Washington, DC — A major tool touted by the Bush administration to reduce greenhouse gases does not work as advertized, according to a new audit by the Inspector General of the U.S. Environmental Protection Agency. The IG audit is just the latest report finding that voluntary, market-based programs relied upon by the current administration and several states have poor track records and do not produce reliable results, says Public Employees for Environmental Responsibility (PEER).
The December 17, 2008 IG report on ENERGY STAR, a voluntary labeling program that is supposed to promote energy-efficient products to reduce greenhouse gas emissions, concluded that many of the alleged benefits could not be verified. In 2006, for example, the program accounted for more than half of EPA’s claimed contributions to greenhouse gas reductions but the IG debunked those claims:
“We found the ENERGY STAR program's reported savings claims were inaccurate and the reported annual savings unreliable….Deficiencies included the lack of a quality review of the data collected; reliance on estimates, forecasting, and unverified third party reporting; and the potential inclusion of exported items.”
ENERGY STAR is the centerpiece of a voluntary, market-based approach for cutting greenhouse gas (GHG) emissions employed by the Bush administration. An earlier IG audit from July 2008 found that all of these efforts have, at best, marginal impact, concluding: “…we determined that if EPA wishes to reduce GHG beyond this point, it needs to consider additional [regulatory] policy options.”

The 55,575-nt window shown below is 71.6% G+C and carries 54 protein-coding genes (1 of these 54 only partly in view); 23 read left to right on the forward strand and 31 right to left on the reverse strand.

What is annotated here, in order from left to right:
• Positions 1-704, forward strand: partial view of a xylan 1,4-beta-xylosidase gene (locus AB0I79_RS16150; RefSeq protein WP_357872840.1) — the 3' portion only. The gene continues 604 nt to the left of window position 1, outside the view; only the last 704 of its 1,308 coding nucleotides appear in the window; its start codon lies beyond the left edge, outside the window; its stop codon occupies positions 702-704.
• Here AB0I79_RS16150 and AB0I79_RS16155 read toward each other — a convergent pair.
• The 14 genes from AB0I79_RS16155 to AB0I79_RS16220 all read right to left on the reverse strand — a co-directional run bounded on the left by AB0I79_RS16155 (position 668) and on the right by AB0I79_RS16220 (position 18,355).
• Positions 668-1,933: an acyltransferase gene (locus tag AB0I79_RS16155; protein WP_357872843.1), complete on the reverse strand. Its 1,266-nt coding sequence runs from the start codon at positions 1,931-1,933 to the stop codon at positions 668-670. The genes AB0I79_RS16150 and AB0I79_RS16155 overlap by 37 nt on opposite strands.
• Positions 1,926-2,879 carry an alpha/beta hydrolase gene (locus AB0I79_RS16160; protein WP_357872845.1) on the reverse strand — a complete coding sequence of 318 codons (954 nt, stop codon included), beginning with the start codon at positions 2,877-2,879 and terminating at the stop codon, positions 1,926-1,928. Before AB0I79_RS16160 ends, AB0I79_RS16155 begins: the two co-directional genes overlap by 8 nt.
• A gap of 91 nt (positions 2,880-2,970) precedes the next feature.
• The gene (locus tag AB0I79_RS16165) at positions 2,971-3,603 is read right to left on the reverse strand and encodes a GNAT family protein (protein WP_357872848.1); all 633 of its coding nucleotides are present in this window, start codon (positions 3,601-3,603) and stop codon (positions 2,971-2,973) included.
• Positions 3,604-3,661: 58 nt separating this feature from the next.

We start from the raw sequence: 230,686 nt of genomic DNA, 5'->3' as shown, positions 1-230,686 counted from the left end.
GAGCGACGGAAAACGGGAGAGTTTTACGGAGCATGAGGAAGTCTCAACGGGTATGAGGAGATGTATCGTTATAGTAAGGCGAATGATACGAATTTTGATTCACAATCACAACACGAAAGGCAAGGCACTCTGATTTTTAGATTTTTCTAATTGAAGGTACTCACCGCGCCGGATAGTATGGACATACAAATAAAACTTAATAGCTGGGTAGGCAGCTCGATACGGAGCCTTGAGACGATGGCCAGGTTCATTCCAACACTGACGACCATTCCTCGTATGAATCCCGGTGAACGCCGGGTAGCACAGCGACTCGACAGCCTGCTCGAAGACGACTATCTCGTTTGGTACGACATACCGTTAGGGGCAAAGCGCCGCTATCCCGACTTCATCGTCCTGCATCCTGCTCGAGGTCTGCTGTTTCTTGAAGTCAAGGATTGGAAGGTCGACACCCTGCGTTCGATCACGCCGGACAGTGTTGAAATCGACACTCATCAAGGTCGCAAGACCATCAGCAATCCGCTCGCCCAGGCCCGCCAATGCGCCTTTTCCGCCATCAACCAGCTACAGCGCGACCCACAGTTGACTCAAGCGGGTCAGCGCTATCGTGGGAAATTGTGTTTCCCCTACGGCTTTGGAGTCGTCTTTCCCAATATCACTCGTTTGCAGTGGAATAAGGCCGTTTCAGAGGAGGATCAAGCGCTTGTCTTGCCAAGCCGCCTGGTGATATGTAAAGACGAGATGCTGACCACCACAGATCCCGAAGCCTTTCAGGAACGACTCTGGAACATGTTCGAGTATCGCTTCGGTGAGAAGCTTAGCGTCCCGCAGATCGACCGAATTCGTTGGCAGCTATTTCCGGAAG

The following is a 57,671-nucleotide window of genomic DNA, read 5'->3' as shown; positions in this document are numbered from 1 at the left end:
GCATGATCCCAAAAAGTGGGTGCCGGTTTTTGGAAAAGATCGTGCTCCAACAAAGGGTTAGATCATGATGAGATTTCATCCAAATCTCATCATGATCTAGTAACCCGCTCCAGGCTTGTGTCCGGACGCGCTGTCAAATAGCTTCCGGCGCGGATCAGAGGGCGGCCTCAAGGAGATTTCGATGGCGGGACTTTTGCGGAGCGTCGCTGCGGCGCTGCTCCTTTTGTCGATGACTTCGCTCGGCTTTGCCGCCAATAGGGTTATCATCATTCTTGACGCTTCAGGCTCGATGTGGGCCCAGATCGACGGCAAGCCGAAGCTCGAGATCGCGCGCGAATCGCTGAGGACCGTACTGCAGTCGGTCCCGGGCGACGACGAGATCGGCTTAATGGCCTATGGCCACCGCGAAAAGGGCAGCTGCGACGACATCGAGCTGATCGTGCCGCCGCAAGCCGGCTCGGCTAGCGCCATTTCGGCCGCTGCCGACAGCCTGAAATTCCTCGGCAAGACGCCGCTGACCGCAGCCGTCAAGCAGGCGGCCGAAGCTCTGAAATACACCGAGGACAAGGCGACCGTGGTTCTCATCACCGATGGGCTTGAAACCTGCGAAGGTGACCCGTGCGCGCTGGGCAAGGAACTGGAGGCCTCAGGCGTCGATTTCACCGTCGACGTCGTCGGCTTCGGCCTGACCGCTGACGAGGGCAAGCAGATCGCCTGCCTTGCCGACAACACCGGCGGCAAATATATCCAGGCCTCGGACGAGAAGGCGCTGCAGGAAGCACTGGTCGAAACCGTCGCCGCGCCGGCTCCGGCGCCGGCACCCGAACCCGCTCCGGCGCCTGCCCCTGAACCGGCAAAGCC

“These reports underline how hard it is to re-orient a massive economy away from dependence on carbon fuels,” stated PEER Executive Director Jeff Ruch. “The danger for the Obama administration is that it, too, will embrace ineffectual market-based approaches as the least politically painful path.”
One central issues both the Bush administration and several Democratically-controlled states, notably New Jersey, are trying mightily to avoid is direct regulation of greenhouse gases, instead using market-based incentive programs. Significantly, ENERGY STAR is featured prominently in the long-awaited New Jersey global warming plan produced under Lisa Jackson, the former state environmental commissioner and new EPA Administrator-designate.
“The approach put forward by New Jersey earlier this month appears to repeat the same mistakes as those made by the Bush administration – heavy on aspiration but short on implementation,” Ruch added. “It is one thing to set a goal but quite another to lay out a concrete plan that gets the job done.”